Jones did go on to admit the Bandits could delay their first season until next year and said, "If we do, it will not be because of financial problems per se. It will be because of time. One problem the league has come to face is getting things squared away for play this year. Although the Super Soccer League was formed over a year ago, wheels have only been turning for a couple of months. I think a lot of owners, not us, have found it's pretty tough to get players and print tickets and settle on a site to play their games in three or four weeks. But you know, that's not a bad problem when you think of it. We have teams to play this year and we have teams waiting to buy into the league. I like a problem like that. And Birmingham doesn't have to worry about the Super Soccer League. We're going to be around."

In other league news, Shreveport Balls owner Cal Rockefeller is bowing to unanimous 12-0 vote of the SSL board of directors to change the name of his team. A name-the-team contest will begin soon. The team wanted the nickname because of the brightly colored balls the league will use and the thought of any sexual innuendo never came up. "We wanted people to come out and have a ball, you might say," Rockefeller said.

June 21, 1978
Saperstein announces the SSL will postpone their inaugural season until April 1979. "What it boils down to is that some of the teams were ready to play and others weren't, and you can't start a league on that basis. This is not a happy time. We're going to have to go back and regroup. This decision is in the best interests of league directors, teams, and fans."

Putnam, now the managing partner of the Atlanta Wallbangers franchise, said the league "is too good a concept to carry into a season with so many question marks. The worst thing that could happen is to give out of money in mid-season, an experience I've had once before and don't care to repeat. What it boiled down to was only three teams - Atlanta, Birmingham, and Shreveport - were really ready to go."

"We feel the decision not to play until April of next year is a sound one. We're especially pleased with the decision because it gives the league an opportunity to firm up the 12 franchises we had originally intended to go with," Lyons said.

July 1, 1978
Jones said no one in the organization has been paid for the last few weeks, including front office workers and players. "It has now been six weeks since we've been paid. We're broke, we're hungry and we're totally confused. What has happened, is that we've been mislead regarding the status of the Super Soccer League. To the best of our knowledge, we no longer have a team. At least that's the word we got from Mr. Lyons."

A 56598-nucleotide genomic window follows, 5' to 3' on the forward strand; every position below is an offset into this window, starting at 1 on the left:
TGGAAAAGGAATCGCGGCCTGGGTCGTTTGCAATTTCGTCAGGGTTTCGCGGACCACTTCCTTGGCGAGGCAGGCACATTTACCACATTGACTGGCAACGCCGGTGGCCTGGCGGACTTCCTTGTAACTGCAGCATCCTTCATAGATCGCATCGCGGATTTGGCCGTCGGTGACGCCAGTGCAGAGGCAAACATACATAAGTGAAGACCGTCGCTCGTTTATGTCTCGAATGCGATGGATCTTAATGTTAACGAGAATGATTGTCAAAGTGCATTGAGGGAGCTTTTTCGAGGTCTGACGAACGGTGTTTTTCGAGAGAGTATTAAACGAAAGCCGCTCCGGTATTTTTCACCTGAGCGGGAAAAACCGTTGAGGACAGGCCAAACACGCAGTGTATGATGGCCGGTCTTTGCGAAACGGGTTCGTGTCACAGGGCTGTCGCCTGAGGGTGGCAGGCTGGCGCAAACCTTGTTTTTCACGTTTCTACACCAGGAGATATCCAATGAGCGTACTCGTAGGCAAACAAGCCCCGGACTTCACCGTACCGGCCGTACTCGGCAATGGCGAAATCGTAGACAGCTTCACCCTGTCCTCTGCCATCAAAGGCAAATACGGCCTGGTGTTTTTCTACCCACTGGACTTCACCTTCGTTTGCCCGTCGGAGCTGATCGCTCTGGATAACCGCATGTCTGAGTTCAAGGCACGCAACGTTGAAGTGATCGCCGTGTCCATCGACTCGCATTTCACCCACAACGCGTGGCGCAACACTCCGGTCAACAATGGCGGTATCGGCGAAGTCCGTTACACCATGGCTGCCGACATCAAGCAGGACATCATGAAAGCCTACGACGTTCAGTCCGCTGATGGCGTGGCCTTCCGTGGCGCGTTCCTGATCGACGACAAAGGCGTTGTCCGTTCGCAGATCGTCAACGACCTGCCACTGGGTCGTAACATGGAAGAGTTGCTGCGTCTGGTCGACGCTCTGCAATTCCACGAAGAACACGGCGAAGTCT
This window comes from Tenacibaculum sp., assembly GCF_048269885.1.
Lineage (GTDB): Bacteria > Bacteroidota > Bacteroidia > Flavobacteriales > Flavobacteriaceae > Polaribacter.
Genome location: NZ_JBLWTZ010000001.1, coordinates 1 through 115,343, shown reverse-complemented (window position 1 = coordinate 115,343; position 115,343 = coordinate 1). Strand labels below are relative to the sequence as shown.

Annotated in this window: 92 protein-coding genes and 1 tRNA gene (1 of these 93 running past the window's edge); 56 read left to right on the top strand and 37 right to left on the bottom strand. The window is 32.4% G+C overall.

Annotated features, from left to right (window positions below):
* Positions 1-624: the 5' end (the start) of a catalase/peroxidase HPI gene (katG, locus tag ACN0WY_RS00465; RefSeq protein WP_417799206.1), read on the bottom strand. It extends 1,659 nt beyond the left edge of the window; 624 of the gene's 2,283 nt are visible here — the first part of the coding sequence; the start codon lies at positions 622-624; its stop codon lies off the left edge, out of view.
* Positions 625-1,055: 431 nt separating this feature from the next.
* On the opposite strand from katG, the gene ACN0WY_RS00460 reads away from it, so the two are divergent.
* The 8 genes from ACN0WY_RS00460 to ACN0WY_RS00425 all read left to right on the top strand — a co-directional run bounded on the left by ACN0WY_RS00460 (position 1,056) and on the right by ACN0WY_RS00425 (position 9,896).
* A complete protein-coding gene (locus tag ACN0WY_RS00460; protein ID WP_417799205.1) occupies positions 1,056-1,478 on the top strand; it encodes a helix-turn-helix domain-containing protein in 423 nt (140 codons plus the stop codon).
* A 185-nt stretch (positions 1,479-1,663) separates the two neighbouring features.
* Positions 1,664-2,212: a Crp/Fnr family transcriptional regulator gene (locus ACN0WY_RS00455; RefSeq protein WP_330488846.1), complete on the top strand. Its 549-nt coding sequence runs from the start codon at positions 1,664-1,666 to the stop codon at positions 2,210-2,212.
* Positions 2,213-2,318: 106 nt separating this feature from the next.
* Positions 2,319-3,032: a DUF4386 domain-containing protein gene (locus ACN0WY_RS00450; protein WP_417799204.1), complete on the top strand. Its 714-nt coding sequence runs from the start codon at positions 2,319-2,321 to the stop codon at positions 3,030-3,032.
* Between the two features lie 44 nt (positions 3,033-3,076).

Fearnley feels duped also. "We have repeatedly notified Mr. Lyons of our financial plight. It seems we called him practically every day asking him for money. I know one thing, we've got to have money to operate a franchise in this city. We thought we had security. We were mislead on that fact."

Saperstein says the league is working toward next year and likes the Magic City. "As for the position of the league at this time, we're going ahead as we planned. We expect to open our season in April of 1979. Nothing has changed there. We do plan, however, to hold a league meeting the third week in July in Chicago. And we're expecting Birmingham to be represented there. We've run into some problems, but that's because of time. I'm impressed with Birmingham as a major league city. We think the Super Soccer League is an exciting product and we plan to have a league that begins play next year. My family has been in professional sports for over 70 years. I don't have to defend myself or my family. We're going to have a Super Soccer League."

July 2, 1978
Lyons responds heatedly to Jones and Fearnley's accusations saying they "are totally and 100% hogwash. This is all ridiculous. For one thing, those players shouldn't be paid because they were never signed to a contract. I never authorized Alaina to bring those players into town. I repeatedly told her we didn't need the players in yet because it looked as if the league wouldn't begin playing until next year. She's been paid $2,800 for six weeks work. I have a $500,000 line of credit and I'm bringing proof of that with me to Birmingham. I just hope I haven't been hurt beyond repair. I want a franchise in Birmingham. I still believe in the Super Soccer League. If Birmingham, after what has come out, doesn't want a soccer franchise, then I'll take it to Jackson, Mississippi, or somewhere where a team can get favorable response."

July 4, 1978
Lyons cancels a scheduled press conference to repudiate all of the accusations made against him, due to an illness in his wife's family. He did find time to consult an attorney to discuss a possible suit against the Birmingham News for printing the interview with Jones and Fearnley, however.

The Super Soccer League came very close to actually playing games before folding. It was unable to get started mainly because it could not stabilize its franchise situation.
Super Soccer League
Prospectus and Franchise Manual
Super Soccer League logo
Wordmark logo
Contact Gene Crowley
Last update: August 21, 2021